Voters Take Heed: Japan’s Economy Is In A 20-Year Deflationary Spiral

Posted on October 17, 2010


Sobering story by Martin Fackler on the front page of  The New York Times, Sunday, 10-17-2010. The headlines:

Japan Goes From Dynamic to Disheartened

Retrenchment Offers the West a Grim Vision of the Future

The Great Deflation

Coping With Decline

Summary: “Since about 1989, Japan fell into a slow but relentless decline that neither enormous budget cuts nor a flood of easy money has reversed.”

Japan’s gross domestic product in 2010 is about the same as in 1991, $5.7 trillion. Translation:  Japan has had zero economic growth in two decades. None.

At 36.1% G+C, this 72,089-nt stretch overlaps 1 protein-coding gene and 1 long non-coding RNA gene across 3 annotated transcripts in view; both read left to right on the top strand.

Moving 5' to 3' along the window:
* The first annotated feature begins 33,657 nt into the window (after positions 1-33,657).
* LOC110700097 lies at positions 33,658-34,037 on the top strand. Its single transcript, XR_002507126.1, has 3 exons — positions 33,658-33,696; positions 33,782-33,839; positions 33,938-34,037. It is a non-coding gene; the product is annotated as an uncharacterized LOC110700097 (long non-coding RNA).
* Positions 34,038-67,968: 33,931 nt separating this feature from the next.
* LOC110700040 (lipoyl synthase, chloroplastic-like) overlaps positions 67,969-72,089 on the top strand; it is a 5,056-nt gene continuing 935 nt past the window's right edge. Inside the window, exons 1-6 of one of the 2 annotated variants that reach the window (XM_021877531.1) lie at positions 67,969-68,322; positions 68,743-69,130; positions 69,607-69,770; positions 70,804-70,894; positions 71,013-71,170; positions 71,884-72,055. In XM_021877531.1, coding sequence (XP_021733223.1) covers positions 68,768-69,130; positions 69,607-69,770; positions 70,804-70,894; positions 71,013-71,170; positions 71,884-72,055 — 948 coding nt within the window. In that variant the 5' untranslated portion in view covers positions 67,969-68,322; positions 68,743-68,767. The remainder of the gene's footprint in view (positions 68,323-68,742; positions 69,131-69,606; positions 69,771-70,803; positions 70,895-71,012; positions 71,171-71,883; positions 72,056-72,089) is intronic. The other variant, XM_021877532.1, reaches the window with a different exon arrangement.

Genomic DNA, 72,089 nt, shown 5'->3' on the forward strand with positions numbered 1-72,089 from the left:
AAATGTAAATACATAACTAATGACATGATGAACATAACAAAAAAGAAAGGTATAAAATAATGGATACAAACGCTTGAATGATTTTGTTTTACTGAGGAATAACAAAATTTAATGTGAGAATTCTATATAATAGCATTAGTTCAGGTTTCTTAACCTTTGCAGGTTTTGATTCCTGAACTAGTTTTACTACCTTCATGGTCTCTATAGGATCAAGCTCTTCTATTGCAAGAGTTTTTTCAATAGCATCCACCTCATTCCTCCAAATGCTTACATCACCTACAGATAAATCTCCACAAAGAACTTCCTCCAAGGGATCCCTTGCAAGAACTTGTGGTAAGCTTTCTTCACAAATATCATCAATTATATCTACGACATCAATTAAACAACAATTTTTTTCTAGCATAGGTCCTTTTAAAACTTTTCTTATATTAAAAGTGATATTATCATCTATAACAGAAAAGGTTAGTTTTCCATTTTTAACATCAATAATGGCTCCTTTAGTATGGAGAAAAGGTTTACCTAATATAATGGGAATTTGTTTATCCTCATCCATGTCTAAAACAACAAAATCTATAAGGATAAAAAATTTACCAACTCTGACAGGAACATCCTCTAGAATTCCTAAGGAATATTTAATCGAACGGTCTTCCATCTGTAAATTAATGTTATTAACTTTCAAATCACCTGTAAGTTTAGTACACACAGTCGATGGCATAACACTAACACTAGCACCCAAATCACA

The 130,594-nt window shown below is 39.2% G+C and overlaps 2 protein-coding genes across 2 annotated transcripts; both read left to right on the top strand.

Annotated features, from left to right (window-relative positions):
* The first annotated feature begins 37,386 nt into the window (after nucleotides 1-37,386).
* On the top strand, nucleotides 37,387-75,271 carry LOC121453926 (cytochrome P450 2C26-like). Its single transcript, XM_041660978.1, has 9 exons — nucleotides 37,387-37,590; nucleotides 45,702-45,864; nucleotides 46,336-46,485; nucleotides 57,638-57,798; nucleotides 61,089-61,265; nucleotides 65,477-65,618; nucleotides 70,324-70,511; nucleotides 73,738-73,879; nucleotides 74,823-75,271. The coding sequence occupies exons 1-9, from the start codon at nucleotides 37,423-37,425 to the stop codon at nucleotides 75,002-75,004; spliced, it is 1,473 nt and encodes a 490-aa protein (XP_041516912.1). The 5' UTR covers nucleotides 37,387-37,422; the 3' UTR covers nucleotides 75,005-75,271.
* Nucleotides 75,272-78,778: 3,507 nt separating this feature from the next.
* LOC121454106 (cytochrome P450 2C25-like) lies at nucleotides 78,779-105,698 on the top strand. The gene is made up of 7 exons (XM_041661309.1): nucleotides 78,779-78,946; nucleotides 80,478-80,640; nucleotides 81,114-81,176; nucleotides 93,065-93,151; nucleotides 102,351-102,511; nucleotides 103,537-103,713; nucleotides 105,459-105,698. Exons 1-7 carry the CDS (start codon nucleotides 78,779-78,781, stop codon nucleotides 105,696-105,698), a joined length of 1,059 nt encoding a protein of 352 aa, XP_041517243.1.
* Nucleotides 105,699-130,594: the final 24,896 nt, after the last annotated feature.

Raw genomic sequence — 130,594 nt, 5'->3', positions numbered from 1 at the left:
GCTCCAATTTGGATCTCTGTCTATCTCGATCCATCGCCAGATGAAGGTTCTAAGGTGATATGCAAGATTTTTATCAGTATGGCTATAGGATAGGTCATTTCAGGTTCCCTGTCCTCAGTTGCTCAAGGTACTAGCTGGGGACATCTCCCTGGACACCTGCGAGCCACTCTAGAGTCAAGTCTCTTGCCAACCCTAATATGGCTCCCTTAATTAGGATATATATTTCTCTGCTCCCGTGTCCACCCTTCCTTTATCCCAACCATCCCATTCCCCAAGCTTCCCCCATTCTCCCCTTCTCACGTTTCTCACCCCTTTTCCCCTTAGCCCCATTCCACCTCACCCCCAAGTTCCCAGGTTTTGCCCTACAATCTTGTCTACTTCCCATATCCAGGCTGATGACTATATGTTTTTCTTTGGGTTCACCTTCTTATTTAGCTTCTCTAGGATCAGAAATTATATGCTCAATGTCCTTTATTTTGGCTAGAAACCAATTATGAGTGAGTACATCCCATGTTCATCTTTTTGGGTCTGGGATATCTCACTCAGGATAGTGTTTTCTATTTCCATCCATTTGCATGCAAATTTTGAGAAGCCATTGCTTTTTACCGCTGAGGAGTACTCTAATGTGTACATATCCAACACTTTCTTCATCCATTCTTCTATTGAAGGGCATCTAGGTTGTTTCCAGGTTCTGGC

Can you imagine two decades of zero economic growth and zero job growth in the U.S.? Economists are warning that it could happen here, and in Europe.

Deflation “becomes a vicious, self-reinforcing cycle: as prices fall further and jobs disappear, consumers tighten their purse strings even more and companies cut back on spending and delay expansion plans.”

“The U.S., the U.K., Spain, Ireland, they all are going through what Japan went through a decade or so ago,” according to economist Richard Koo.

Here’s the takeaway for U.S. voters: The economic crisis is SERIOUS. It is DANGEROUS. It could last 20 years. In this election, voters cannot allow themselves the cheap thrill of childish anger.

Voters must vote with their heads, not their emotions. To do otherwise would be foolhardy.

The stakes for the future of the U.S. economy are high.

— John Hayden